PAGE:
Apparently boxes of "Bucky" action figures shipped out with insufficient numbers of heroic characters like Bucky, Deadeye Duck, and Willy DuWitt, but many more imperial toad flunkies than consumers were interested in purchasing. This led to less-than-adequate returns on the toy line and thus, the instant cancellation of the TV show. 

Adults with vague memories of a green rabbit with an intense, practically xenophobic hatred of toads might be interested in Bucky's surprising connections to late '70s and '80s Marvel and DC Comics. Believe it or not, the final "Bucky" episode was written by Batman's own Neal Adams.

Immature Radioactive Samurai Slugs

As popular as TMNTs were in the late '80s and early '90s, many large groups of people hated them with a boundless, corrosive intensity. For instance, plenty of parents resented the TMNTs for their unrelenting, crass, and arguably exploitative product tie-ins; violent approach to conflict resolution; terrible dietary habits; and other attributes that made them less-than-stellar role models for the small children to whom they were aggressively marketed. 

But there was one other group that hated the TMNTs even more than concerned parents: people who worked on competing cartoon shows.

While one connected to "Tiny Toon Adventures" has ever voiced public hatred of the TMNTs, it's hard to not detect some genuine malice in "Immature Radioactive Samurai Slugs" (IRSS) — the ersatz Turtles that Plucky Duck obsesses over in the 1990 episode "Mr. Popular's Rules of Cool."

In their theme song, the Slugs describe themselves as "cowabunga homeboys," and let's remember, absolutely no one outside of a niche surfer subculture had ever heard the phrase "cowabunga" until it became a TMNT catchphrase. Like the Turtles, the Slugs are named after artists — Warhol, Grandma Moses, Rockwell, and Picasso. This seems to be neither a subtle nor reverent homage. 

Then again, "Tiny Toons" writer Gordon Bressack also penned a few episodes of "TMNTs," so perhaps the IRSS are not the hostile statement they appear to be.

Street Sharks

Before discussing "Street Sharks," it is worth noting for fans of "The Book of Mormon" and HBO's "Girls" that singer/comic actor Andrew Rannells played a talking, muscular shark-man on the show. So it's worth remembering, if only for that reason.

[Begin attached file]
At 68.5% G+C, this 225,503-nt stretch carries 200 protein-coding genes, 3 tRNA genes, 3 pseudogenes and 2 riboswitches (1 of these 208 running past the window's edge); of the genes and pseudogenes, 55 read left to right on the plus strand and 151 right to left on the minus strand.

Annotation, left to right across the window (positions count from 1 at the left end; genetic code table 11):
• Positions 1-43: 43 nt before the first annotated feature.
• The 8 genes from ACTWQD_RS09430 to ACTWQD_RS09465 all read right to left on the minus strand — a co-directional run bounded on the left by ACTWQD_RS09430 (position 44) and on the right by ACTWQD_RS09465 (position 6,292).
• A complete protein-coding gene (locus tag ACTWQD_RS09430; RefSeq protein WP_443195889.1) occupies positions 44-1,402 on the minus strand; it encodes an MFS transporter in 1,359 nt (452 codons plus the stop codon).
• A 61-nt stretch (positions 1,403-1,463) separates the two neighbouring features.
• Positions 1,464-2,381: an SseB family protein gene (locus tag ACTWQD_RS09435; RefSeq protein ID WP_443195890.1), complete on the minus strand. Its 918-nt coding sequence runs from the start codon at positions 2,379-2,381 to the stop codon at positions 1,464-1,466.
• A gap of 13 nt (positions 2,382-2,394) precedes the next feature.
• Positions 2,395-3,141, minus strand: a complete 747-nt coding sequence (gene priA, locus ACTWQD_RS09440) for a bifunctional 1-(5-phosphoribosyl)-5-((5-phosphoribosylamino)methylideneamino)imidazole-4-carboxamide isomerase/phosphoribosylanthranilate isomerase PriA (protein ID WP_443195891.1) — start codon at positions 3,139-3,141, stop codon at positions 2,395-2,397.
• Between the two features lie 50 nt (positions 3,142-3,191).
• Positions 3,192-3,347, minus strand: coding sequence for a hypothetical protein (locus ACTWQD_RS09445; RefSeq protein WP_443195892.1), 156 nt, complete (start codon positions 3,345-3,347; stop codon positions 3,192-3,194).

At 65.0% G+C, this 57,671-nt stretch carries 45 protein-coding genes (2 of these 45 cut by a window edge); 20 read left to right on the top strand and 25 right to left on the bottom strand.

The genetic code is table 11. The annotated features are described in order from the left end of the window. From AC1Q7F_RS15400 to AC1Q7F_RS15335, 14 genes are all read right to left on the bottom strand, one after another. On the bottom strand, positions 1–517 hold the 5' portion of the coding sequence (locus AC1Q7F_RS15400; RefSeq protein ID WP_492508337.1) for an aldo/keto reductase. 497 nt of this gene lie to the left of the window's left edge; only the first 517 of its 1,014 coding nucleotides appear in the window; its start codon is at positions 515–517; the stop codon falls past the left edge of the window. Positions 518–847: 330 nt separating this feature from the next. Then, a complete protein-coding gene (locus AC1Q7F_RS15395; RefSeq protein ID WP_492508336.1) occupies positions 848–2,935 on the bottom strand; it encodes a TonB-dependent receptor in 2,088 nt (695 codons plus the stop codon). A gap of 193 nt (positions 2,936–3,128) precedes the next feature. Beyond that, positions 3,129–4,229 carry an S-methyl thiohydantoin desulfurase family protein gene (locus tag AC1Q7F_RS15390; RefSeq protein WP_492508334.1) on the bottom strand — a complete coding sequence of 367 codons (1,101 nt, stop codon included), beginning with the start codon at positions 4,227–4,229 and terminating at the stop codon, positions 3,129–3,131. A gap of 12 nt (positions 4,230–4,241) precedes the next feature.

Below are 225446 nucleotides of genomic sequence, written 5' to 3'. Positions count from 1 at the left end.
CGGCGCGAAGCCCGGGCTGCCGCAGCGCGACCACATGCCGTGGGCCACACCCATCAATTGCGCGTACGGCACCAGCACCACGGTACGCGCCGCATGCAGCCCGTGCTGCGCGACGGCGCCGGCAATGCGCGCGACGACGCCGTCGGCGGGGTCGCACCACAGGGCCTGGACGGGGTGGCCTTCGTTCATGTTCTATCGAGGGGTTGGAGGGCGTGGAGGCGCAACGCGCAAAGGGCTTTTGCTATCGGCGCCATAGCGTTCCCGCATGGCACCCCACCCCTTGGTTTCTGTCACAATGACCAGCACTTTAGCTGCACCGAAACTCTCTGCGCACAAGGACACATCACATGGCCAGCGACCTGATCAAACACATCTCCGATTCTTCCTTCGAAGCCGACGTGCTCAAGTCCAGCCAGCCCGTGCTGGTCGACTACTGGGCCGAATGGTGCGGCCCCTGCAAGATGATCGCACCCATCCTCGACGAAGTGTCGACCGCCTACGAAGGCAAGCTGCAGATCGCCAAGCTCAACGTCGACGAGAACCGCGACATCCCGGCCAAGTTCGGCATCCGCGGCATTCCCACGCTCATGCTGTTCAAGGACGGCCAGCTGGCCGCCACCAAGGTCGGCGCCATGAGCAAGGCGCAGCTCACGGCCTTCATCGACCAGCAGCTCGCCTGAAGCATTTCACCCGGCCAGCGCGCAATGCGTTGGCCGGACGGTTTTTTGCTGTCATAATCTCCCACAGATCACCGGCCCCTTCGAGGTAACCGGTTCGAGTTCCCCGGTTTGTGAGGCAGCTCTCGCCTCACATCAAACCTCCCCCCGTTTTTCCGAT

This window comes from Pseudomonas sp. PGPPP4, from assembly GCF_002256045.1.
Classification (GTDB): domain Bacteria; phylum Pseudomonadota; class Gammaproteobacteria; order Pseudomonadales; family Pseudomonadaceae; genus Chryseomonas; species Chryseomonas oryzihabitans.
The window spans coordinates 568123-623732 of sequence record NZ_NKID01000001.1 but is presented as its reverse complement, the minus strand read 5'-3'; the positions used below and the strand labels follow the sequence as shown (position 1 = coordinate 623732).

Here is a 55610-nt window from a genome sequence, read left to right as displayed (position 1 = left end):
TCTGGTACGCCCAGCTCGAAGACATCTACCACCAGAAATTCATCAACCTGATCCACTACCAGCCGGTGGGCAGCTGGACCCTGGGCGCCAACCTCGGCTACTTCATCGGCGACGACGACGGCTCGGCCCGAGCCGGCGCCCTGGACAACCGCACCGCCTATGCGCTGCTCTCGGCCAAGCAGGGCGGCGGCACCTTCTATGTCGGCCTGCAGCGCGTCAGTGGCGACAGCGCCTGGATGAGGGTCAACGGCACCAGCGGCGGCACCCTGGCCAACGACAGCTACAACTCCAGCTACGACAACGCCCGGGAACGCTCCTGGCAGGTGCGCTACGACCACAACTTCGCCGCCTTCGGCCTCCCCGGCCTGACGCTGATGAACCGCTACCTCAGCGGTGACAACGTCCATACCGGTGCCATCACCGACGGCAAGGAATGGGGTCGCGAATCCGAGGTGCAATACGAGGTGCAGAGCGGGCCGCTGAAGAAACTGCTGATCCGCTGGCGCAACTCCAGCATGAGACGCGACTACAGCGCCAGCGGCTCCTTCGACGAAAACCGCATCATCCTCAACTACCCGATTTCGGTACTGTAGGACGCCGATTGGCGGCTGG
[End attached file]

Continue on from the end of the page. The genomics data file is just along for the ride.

Obviously, just about every series mentioned here was designed to sell action figures, but according to SyFy Wire, the creator of "Street Sharks" — a toy designer, not a comics or television professional — called around to libraries to find out what kind of books were most popular with boys. Upon learning the answer to his query was books about sharks, he designed a new superhero toy line accordingly. Not only did Street Sharks action figures blow up in their day, the demand still persisted a quarter century after Streex, Big Slammu, Ripster, and Bends exited the airwaves in 1996 after three seasons.

In fact, "Street Sharks" might have a leg up on all the competition mentioned here in terms of Hollywood street cred. If the franchise can ever get a summer blockbuster greenlit, there's one A-list superstar who would undoubtedly sign on to play the lead.

Street Sharks owe plenty to TMNTs — they're crime-fighting humanoid creatures, there are four of them, they all talk like Poochie the dog — but as anyone who pays attention to the opening theme song sequence already knows, "Street Sharks" borrows just as much from a different classic cartoon; after all, Streex wasn't the first drum-playing shark.  

Extreme Dinosaurs

Anecdotal evidence indicates that if there's one thing children love more than sharks, it's dinosaurs. So if Mattel based "Street Sharks" around the notion of marketing superhero shark action figures, superhero dinosaur action figures were the logical next step.